Criminal case for largest oil field spill in North Dakota history resolves with $15M fine, probation

Summit Midstream Partners entered into a $36 million settlement agreement with the federal government and the state of North Dakota earlier this year after an investigation found the company allowed nearly 30 million gallons of contaminated water to spill in western North Dakota in 2014 and 2015.

Saltwater Leak
Crews work to recover oil from Blacktail Creek north of Williston, N.D., on Jan. 25 after a pipeline leak released nearly 3 million gallons of saltwater that included some oil. Environmental Protection Agency
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BISMARCK — A federal judge sentenced the company responsible for North Dakota's largest ever oil field spill to $15 million in criminal fines and three years of probation on Monday, Dec. 6.

The sentence for Summit Midstream Partners was entered by U.S. District Court Judge Daniel Traynor and comes three months after the U.S. Department of Justice and the state of North Dakota announced a settlement agreement with the company totaling more than $36 million in criminal and civil penalties and natural resource damages.

Federal prosecutors charged Summit for negligence and violations of environmental laws in the spill of 29 million gallons of produced water — a highly concentrated salt fluid that is a byproduct of oil extraction — north of Williston over a five-month period in 2014 and 2015. The incident resulted in the contamination of land, groundwater and more than 30 miles of Blacktail Creek, a Missouri River tributary.

A federal investigation found Summit continued operating its produced water pipeline after multiple warning signs indicated a leak. In one instance, court records show, a drop in pressure prompted a facilities engineer to suggest shutting down the pipeline, but the company kept running it.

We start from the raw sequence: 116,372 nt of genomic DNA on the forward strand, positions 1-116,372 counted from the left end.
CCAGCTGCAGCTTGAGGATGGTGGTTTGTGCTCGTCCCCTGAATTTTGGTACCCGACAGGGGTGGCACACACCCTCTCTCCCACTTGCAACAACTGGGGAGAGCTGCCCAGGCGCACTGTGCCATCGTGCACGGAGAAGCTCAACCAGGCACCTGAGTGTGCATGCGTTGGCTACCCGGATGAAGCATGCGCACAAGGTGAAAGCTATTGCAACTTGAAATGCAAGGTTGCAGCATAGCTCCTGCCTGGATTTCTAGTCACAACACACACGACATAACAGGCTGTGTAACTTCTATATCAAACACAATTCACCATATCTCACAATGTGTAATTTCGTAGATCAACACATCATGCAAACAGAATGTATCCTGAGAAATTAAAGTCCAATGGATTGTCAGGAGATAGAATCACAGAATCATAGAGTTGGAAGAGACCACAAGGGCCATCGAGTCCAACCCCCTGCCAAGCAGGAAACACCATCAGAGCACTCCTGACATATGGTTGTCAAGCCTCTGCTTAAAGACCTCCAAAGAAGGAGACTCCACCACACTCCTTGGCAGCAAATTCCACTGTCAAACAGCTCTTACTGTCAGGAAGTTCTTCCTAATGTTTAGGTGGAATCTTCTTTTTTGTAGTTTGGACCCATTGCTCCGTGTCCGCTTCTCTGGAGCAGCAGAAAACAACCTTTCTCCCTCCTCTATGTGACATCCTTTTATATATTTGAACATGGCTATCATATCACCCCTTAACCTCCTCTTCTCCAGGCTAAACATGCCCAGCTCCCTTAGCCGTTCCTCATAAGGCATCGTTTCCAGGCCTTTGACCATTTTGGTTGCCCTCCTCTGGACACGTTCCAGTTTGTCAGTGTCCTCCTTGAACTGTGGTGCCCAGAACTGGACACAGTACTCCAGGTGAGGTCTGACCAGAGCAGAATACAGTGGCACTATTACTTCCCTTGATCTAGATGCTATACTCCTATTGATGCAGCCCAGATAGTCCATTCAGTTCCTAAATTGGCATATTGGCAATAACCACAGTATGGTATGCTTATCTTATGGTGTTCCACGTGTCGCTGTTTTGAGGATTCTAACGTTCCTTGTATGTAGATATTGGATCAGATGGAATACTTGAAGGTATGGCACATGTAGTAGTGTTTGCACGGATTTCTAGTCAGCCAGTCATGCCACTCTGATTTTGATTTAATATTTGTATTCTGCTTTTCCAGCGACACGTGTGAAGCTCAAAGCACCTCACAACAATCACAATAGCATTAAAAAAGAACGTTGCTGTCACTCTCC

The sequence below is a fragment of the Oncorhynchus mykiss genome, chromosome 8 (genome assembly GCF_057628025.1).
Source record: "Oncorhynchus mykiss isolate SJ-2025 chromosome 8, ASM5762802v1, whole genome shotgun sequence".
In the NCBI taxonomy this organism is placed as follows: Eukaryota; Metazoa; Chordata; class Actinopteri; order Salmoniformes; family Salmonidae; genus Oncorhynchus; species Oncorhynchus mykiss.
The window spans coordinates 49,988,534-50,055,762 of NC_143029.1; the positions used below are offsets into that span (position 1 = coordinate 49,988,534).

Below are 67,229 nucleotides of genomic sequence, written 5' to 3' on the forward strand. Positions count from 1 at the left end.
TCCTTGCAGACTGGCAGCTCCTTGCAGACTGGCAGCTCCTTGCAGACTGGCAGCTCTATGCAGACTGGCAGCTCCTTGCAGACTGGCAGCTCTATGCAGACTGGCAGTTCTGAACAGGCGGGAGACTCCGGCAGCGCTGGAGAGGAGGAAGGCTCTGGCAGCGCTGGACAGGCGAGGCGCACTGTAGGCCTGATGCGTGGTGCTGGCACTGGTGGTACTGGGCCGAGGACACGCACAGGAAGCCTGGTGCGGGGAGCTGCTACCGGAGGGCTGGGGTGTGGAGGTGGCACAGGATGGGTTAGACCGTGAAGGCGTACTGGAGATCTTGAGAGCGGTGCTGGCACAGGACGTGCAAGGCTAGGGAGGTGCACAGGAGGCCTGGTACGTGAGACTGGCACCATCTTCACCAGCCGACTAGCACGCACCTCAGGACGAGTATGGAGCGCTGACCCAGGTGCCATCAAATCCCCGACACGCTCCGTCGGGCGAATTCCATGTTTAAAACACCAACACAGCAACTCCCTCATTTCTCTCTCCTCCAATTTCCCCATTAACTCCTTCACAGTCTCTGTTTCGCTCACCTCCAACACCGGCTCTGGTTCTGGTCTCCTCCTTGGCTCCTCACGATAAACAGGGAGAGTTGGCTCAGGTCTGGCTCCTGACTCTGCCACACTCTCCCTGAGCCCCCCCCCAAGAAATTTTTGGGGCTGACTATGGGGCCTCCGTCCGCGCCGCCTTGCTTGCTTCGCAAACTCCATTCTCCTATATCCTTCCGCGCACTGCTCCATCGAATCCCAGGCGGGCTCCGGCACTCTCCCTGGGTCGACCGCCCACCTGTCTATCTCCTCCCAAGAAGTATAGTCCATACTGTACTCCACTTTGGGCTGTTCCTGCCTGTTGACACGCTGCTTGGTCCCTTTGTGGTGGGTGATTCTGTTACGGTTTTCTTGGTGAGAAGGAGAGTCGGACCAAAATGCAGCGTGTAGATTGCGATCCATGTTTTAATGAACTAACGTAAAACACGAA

Summit pleaded guilty to the criminal charges in September . Later that month, Traynor approved $20 million in civil fines. No individuals have been charged


Dave Glatt, director of the North Dakota Department of Environmental Quality, said cleanup at the site of the Summit spill is ongoing seven years after the incident. The stream rebounded well from the spill, Glatt said, but some groundwater in the area remains contaminated.

The spill is the largest in North Dakota history and also believed to be the biggest ever to occur on land anywhere in the country.

In addition to the criminal fine, Traynor approved a series of probation requirements aimed at ensuring Summit's adherence to environmental laws and mitigating possible future spills. Among the probationary penalties is a requirement that the company implement a system for employees to anonymously report leaks or breaches of environmental law.

Nearly 200 mailers were sent out this August to landowners near and downstream from the spill, a spokesman for the Department of Justice said, with two recipients claiming damages. Traynor opened a 90-day window for those two landowners to decide whether they want to pursue legal action against Summit.

No landowners appeared at Monday's hearing.

The $15 million out of Summit's criminal settlement will go into a federal fund for cleaning up oil spills. A $20 million fine in the civil settlement was split into two parts, with half going to the federal government and half going to North Dakota, largely to the state’s Department of Environmental Quality. The civil settlement also includes $1.3 million for natural resource damages.

In a statement this August, Summit president and CEO Heath Deneke acknowledged his company's responsibility for the damages and said they invested close to $75 million in cleanup and safety improvements at the spill site in the years since the incident.

Readers can reach reporter Adam Willis, a Report for America corps member, at .

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